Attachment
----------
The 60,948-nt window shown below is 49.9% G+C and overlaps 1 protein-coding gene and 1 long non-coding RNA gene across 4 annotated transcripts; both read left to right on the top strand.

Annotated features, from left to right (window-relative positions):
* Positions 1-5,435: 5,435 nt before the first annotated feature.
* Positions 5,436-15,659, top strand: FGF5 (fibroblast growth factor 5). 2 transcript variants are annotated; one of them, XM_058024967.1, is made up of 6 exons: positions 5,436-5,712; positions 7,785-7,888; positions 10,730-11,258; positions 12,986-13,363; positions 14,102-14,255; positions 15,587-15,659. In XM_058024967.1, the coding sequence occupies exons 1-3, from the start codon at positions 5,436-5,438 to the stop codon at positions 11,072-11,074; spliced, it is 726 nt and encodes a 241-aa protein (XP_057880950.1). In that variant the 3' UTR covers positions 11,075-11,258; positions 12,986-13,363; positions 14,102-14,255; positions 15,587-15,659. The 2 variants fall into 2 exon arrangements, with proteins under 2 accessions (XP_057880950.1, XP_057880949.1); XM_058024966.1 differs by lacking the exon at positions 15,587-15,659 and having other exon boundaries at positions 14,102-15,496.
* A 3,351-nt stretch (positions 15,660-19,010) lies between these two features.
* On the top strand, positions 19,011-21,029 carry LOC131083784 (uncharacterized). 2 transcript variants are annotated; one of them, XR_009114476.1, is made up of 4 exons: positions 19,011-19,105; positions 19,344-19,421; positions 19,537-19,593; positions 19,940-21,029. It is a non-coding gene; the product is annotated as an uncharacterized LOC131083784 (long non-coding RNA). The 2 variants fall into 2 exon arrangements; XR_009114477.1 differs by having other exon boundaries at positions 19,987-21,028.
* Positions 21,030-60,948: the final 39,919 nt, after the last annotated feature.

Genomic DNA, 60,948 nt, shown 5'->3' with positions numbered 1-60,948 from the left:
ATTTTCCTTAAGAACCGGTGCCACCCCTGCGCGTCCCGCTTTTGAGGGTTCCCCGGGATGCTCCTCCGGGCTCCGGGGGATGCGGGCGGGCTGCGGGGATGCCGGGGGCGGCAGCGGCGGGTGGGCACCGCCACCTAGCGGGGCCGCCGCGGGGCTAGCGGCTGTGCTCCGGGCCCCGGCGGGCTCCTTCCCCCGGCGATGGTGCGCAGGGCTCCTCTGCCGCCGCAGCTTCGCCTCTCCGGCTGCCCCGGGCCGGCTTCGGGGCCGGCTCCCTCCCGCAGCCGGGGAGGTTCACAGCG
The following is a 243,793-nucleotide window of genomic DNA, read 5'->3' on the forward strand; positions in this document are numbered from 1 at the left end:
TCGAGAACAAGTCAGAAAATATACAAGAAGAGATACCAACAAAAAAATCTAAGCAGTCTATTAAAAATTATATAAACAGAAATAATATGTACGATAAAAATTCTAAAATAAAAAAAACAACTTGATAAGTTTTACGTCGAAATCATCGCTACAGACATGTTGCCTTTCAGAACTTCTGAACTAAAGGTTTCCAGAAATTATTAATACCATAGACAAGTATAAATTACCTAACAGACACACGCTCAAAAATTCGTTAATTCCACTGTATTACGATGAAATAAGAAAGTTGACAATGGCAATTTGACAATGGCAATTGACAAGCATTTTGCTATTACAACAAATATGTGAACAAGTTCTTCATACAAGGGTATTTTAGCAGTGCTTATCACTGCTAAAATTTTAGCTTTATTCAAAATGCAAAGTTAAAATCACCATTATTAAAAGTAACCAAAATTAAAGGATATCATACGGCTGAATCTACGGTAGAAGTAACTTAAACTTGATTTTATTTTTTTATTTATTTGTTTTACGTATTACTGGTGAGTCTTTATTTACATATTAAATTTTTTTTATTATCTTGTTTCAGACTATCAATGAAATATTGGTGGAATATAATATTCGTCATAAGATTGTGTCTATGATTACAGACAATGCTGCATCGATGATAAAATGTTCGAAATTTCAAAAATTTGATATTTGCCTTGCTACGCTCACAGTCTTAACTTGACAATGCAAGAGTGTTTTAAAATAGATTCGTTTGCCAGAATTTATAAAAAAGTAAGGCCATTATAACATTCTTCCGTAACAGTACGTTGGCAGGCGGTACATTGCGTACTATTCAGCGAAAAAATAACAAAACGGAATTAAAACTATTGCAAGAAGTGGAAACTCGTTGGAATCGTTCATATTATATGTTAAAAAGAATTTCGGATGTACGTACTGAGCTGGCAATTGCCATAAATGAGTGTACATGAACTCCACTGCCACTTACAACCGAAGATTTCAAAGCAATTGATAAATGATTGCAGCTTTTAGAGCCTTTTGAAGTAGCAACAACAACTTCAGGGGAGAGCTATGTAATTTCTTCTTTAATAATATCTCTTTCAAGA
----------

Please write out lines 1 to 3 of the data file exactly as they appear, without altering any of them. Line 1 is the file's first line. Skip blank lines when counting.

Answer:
The 60,948-nt window shown below is 49.9% G+C and overlaps 1 protein-coding gene and 1 long non-coding RNA gene across 4 annotated transcripts; both read left to right on the top strand.

Annotated features, from left to right (window-relative positions):
* Positions 1-5,435: 5,435 nt before the first annotated feature.